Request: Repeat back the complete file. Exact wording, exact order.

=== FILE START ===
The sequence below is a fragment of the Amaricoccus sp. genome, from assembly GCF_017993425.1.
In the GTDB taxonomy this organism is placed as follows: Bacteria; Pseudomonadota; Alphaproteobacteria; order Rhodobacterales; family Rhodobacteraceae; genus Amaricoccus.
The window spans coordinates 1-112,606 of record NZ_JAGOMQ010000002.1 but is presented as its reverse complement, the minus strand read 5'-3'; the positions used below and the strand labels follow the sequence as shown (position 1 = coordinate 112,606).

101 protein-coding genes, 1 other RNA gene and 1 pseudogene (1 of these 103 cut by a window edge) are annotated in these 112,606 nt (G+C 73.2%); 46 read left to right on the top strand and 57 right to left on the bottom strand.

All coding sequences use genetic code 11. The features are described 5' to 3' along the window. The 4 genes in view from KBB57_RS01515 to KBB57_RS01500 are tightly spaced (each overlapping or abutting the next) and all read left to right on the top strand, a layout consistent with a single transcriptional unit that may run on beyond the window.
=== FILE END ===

The sequence below is a fragment of the Amaricoccus sp. genome, from assembly GCF_017993425.1.
In the GTDB taxonomy this organism is placed as follows: Bacteria; Pseudomonadota; Alphaproteobacteria; order Rhodobacterales; family Rhodobacteraceae; genus Amaricoccus.
The window spans coordinates 1-112,606 of record NZ_JAGOMQ010000002.1 but is presented as its reverse complement, the minus strand read 5'-3'; the positions used below and the strand labels follow the sequence as shown (position 1 = coordinate 112,606).

101 protein-coding genes, 1 other RNA gene and 1 pseudogene (1 of these 103 cut by a window edge) are annotated in these 112,606 nt (G+C 73.2%); 46 read left to right on the top strand and 57 right to left on the bottom strand.

All coding sequences use genetic code 11. The features are described 5' to 3' along the window. The 4 genes in view from KBB57_RS01515 to KBB57_RS01500 are tightly spaced (each overlapping or abutting the next) and all read left to right on the top strand, a layout consistent with a single transcriptional unit that may run on beyond the window.